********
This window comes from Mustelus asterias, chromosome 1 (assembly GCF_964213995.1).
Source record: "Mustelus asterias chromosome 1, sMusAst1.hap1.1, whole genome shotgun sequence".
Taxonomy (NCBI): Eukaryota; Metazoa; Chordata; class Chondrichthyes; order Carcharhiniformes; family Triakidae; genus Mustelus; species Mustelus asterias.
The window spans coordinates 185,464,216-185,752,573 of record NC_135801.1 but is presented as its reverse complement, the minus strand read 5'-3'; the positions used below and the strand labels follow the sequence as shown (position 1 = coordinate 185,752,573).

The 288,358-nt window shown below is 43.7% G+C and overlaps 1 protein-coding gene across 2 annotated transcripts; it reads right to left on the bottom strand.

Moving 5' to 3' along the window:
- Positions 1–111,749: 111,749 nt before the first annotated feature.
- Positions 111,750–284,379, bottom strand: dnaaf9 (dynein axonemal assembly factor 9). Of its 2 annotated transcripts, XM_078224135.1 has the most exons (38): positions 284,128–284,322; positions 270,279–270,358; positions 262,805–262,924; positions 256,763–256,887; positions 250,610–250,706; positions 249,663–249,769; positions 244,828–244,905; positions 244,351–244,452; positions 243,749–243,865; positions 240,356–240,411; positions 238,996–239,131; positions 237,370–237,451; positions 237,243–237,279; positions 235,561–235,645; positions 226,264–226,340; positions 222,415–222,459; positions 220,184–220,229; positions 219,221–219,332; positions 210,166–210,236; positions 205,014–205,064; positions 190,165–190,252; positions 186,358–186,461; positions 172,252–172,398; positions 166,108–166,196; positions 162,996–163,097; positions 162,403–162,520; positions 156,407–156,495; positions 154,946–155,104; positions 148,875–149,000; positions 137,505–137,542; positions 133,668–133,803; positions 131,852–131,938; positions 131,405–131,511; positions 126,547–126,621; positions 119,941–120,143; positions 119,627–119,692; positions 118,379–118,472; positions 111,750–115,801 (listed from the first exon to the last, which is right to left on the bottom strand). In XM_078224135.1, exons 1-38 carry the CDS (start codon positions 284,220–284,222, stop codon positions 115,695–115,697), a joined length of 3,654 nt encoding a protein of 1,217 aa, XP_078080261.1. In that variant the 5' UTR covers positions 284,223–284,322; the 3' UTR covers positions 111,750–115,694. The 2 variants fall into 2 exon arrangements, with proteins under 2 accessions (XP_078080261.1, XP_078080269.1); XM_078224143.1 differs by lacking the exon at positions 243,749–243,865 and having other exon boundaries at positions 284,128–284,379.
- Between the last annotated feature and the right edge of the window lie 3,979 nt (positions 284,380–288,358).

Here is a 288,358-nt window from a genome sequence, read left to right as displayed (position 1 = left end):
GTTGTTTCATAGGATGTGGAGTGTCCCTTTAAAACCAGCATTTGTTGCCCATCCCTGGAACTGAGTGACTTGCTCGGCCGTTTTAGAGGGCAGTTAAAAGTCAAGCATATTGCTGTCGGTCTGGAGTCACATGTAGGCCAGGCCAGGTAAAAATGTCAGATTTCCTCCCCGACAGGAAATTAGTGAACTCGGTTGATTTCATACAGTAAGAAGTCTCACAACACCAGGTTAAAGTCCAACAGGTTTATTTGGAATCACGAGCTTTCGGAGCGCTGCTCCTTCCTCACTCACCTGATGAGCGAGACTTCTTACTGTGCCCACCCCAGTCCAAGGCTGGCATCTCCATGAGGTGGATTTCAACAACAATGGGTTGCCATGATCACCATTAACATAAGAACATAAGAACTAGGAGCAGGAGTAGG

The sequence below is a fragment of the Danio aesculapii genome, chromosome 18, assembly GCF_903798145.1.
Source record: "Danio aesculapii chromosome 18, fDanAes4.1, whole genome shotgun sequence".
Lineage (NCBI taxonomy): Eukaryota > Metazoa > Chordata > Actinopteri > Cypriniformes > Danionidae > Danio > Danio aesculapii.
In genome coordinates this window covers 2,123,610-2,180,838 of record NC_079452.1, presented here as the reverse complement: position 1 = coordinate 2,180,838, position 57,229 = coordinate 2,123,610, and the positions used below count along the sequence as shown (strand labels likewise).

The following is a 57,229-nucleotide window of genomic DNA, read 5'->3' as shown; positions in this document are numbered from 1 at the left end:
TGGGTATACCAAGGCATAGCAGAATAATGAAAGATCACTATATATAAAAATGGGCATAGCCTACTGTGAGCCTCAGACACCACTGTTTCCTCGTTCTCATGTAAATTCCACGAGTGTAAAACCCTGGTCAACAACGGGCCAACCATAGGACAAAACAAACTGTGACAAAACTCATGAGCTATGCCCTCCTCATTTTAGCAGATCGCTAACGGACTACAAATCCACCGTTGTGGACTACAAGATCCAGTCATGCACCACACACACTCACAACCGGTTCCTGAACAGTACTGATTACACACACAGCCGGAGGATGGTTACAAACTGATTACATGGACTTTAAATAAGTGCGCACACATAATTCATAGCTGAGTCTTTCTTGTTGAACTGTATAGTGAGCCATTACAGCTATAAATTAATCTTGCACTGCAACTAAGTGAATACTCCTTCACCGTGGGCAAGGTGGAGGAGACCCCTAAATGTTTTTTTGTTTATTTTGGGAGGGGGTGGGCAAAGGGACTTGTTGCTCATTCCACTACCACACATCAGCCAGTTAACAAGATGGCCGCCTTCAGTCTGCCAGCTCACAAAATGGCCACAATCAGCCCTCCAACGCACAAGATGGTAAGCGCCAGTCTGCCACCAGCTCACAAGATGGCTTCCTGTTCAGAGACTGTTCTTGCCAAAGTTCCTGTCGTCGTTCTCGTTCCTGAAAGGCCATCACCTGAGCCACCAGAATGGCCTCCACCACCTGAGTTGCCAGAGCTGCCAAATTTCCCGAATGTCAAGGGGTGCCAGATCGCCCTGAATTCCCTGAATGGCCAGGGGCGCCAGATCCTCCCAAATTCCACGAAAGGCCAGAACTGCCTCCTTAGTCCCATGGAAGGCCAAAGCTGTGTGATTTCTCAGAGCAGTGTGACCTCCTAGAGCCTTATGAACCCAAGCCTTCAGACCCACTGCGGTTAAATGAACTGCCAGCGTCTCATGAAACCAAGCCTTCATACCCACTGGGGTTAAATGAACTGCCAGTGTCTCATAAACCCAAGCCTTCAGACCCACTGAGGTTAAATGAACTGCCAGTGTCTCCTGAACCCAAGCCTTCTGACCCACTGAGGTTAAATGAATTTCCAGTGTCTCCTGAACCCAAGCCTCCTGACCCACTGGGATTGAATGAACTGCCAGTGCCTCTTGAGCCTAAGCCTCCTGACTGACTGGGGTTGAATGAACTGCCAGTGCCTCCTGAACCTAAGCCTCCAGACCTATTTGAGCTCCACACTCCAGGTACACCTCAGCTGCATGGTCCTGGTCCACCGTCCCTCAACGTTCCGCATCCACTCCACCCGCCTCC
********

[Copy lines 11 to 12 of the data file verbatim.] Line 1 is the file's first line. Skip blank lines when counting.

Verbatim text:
GTTGTTTCATAGGATGTGGAGTGTCCCTTTAAAACCAGCATTTGTTGCCCATCCCTGGAACTGAGTGACTTGCTCGGCCGTTTTAGAGGGCAGTTAAAAGTCAAGCATATTGCTGTCGGTCTGGAGTCACATGTAGGCCAGGCCAGGTAAAAATGTCAGATTTCCTCCCCGACAGGAAATTAGTGAACTCGGTTGATTTCATACAGTAAGAAGTCTCACAACACCAGGTTAAAGTCCAACAGGTTTATTTGGAATCACGAGCTTTCGGAGCGCTGCTCCTTCCTCACTCACCTGATGAGCGAGACTTCTTACTGTGCCCACCCCAGTCCAAGGCTGGCATCTCCATGAGGTGGATTTCAACAACAATGGGTTGCCATGATCACCATTAACATAAGAACATAAGAACTAGGAGCAGGAGTAGG

The sequence below is a fragment of the Danio aesculapii genome, chromosome 18, assembly GCF_903798145.1.